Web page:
Why is the Tick Population Surging in NY and CT

Posted by Mosquito Squad

April 24, 2017

Aware of Upcoming Tick Season in Connecticut and New York

The spring season is shaping up nicely for the Northeastern region. With every positive, however, comes a negative and this year’s abundant supply of forest acorns can be seen as a downside. According to Felicia Keesing, a researcher at the Cary Institute of Ecosystem Studies, increased acorns lead to a larger population of mice.  Mice are a huge transmitter of Lyme disease.

Nature Creates the Rules

Every 2 to 5 years, acorns are generated in higher levels in Northeastern states, including Connecticut and New York. Overall, 14 states in this part of the country accounted for 95% of confirmed Lyme-like disease cases in 2015. This makes 2017 a prime candidate for a repeat appearance of ticks that carry the disease. Some attribute this fact to global warming while others point to the rules of nature.

Why Mice Make Good Targets

Mice provide a convenient home for ticks. As mice scurry through the woods, it is not difficult for these arachnids, not insects to hop on and attach themselves to this convenient blood source. Once the arachnids have settled into their new home, they drink infected blood which contains a bacteria called borrelia burgdorferi. This bacteria evolves into Lyme Disease.  

Types of Ticks in Connecticut and New York

Although there are hundreds of species of arachnids, only 3 are prevalent in passing along disease to humans. Understanding these types and who they use as carriers is important information to have. As the population of ticks are on the rise, the risk of lyme and other diseases will increase.  Learn about these diseases and what type of ticks you will see this season in New York and Connecticut.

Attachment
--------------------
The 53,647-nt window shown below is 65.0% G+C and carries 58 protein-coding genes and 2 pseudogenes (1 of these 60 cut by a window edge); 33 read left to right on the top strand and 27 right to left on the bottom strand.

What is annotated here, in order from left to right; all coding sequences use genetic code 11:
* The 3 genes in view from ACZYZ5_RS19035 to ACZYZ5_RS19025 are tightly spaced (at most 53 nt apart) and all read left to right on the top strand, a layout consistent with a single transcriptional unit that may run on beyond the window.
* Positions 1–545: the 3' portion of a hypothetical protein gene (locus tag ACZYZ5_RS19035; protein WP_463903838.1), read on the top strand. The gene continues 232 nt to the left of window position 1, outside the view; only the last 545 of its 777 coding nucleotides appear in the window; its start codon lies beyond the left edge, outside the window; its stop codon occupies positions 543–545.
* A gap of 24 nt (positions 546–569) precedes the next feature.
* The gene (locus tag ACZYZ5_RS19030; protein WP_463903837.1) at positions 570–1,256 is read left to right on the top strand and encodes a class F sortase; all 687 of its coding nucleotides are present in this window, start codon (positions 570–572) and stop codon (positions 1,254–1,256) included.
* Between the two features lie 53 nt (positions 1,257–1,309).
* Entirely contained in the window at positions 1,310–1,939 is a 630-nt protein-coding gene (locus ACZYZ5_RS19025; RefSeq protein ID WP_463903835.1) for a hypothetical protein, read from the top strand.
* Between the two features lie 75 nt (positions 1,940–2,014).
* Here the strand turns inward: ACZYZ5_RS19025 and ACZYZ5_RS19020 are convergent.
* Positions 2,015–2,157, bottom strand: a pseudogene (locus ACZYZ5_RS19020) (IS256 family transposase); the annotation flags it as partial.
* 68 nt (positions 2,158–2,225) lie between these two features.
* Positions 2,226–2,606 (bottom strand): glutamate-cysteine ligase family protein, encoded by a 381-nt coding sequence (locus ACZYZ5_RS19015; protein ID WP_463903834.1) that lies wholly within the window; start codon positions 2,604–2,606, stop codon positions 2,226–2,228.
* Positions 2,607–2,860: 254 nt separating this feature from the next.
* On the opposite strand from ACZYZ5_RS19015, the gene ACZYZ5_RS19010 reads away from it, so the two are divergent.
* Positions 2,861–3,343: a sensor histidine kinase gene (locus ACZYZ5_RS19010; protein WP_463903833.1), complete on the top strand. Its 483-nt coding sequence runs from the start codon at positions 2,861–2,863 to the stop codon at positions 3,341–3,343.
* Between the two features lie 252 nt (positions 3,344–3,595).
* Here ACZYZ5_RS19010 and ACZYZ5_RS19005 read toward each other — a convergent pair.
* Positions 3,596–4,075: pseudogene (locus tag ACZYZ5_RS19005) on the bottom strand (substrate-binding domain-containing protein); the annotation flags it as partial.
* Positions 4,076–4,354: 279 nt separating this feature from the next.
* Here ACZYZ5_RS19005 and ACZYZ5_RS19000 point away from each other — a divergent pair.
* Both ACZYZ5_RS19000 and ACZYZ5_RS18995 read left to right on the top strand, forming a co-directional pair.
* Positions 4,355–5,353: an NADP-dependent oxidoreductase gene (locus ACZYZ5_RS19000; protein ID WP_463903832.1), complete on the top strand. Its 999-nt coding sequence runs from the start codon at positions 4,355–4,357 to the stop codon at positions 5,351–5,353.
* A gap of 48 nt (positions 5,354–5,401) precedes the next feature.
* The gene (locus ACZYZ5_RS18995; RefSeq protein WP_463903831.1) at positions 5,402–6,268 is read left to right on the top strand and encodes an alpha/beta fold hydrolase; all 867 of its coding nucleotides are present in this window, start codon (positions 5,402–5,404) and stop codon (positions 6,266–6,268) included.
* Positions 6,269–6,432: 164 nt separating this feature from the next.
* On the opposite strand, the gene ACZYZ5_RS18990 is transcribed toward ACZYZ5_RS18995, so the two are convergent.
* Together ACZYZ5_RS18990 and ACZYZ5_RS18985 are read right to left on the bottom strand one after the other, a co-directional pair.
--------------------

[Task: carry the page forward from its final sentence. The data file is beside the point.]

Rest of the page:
Multiple Diseases with Serious Complications

Most people do not realize that Lyme related Diseases are not the only type of diseases that are being discovered. Even though the most common, others are becoming known. Babesiosis and anaplasmosis are examples of tick-related diseases that cause fever, muscle aches and fatigue as symptoms. If not diagnosed and treated promptly, Lyme-type disease could cause serious complications of the joints, nervous system and heart.

Educational Programs

Tick-associated diseases are serious business. One organization, Global Lyme Alliance private nonprofit organization that is active in educating the public on the dangers of tick-related diseases. To learn more about this free educational program, visit GLA.org/symposium. Being vigilant in keeping up with the latest discoveries on tick-related news in your area can help you to know what to look for. According to Rick Ostfeld, a disease ecologist at the Cary Institute of Ecosystem Studies in Millbrook, New York, 2017 is on track for being the worst season yet for Lyme-related illness.

“We want to get the word out so people can take precautions. Our dream is that we don’t see this translate to human cases,” says Felicia Keesing, a biologist at Bard College in NY.